What’s more, I share Cory Doctorow’s dislike of monopolies and rentiers. I believe people should be free to download and read their e-books on whatever platform or device they please.
So, I’ve decided to stop selling e-books on Amazon and make them available on the Obolus Press web site instead. It is now possible to buy and download each title directly as a PDF. If you use a verified PayPal account to make the purchase, the order should be filled immediately by PayHip.
To deter piracy the buyer’s personal information is stamped — unobtrusively — at the top of each page but the files do not contain any Digital Rights Management (DRM) security measures. The PDF is a facsimile of the paper book, complete with the same illustrations, page numbers, and index if there is one. The electronic text can be searched and copied, and readers may print as much as they like for their personal, private use. Visit the catalogue to download the first few pages of any book to see what it looks like.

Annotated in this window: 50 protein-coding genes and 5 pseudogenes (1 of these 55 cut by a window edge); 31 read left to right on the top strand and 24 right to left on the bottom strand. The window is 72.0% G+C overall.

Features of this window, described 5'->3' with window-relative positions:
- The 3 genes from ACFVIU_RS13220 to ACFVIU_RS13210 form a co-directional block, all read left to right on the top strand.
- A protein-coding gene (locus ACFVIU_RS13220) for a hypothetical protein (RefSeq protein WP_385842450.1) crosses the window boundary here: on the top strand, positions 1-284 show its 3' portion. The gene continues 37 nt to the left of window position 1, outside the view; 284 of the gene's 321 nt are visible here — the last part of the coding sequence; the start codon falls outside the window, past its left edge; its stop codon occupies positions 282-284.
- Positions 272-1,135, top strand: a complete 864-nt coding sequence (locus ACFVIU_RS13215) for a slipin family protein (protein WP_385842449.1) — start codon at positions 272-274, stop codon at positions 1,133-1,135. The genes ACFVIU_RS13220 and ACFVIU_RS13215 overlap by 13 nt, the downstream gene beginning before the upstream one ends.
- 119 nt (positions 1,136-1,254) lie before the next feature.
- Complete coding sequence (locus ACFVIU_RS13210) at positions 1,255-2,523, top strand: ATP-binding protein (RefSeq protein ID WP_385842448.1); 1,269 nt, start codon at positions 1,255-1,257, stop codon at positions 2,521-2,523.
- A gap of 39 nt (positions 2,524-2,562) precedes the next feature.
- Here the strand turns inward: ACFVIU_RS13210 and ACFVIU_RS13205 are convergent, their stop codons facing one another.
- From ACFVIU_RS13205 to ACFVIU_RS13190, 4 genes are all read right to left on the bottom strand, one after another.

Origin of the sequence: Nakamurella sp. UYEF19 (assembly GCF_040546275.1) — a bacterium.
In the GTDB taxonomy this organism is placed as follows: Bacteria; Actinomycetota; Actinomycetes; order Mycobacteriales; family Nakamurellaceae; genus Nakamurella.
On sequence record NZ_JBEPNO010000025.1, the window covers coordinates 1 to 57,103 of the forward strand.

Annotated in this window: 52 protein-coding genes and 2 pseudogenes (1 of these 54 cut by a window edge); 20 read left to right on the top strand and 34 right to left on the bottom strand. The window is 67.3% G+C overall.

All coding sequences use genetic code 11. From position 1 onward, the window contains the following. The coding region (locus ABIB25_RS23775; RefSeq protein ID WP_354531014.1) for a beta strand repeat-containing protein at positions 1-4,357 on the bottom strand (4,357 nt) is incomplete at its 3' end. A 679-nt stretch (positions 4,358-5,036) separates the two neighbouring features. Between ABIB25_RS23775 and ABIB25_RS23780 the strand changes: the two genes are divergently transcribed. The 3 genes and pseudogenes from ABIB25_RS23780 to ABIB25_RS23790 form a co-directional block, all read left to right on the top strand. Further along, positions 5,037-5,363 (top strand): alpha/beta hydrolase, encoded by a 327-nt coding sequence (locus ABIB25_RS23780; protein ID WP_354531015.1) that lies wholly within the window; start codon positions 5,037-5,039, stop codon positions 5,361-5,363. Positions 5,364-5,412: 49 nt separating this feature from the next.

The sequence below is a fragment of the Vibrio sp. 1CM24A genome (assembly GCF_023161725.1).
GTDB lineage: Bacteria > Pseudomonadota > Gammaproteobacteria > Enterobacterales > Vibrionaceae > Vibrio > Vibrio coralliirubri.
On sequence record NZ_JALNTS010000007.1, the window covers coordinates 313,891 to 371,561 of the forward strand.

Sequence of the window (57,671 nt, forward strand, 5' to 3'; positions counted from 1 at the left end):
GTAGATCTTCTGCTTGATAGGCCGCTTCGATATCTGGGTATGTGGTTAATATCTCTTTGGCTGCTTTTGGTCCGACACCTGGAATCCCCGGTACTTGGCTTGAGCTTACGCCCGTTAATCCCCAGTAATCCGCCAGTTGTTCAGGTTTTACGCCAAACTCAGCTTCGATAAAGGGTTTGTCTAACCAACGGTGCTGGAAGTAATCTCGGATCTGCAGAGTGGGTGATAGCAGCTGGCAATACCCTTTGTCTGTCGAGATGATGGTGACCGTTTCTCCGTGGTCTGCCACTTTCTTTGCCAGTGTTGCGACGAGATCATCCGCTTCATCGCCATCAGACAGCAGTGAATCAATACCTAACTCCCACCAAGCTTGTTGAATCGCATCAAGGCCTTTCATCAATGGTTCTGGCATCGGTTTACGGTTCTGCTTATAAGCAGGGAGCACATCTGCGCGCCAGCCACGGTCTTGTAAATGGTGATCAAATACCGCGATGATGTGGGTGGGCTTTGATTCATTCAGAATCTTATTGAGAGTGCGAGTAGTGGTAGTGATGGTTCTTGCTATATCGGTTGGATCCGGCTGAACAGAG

While I do have some experience coding ePubs, I deliberately chose to sell the books as PDFs because even the luddiest of Luddites can manage to download and open one. Grumpy old men are one of my most important target markets. I’m one myself, so I should know what they like.
Nothing changes as far as paperbacks and hardcovers are concerned, since my distributor will still make Obolus Press titles widely available — even to Bezos’ behemoth.
I picked and packed my last book on Saturday. Wholesale orders are still very welcome, but I’ve decided to stop selling individual print copies directly from the web site. While the Americans have “media mail” and the British have “printed matter” rates, Canada Post offers booksellers nothing but misery — the cost of shipping anything heavier than a sheet of toilet paper is prohibitive.
That is one reason why I have moved the Obolus Press print bookstore to Aerio, where all orders to the United States and Canada will now be fulfilled on the next business day by Ingram (one of the world’s largest book distributors). Their typical shipping cost for a paperback is just $2.99 when sent to a US address via USPS.
The other reason I am directing business to Aerio is that, unlike Amazon, they will always have my titles in stock at the correct price. I recently caught the Bezos Bandits selling the paperback edition of Le Sidaner’s biography for $43.24 — 50% higher than my price of $28.95:
For orders to the UK and the rest of the world, I am referring customers to Blackwell’s and the Book Depository respectively. They seem to keep titles well stocked and reasonably priced.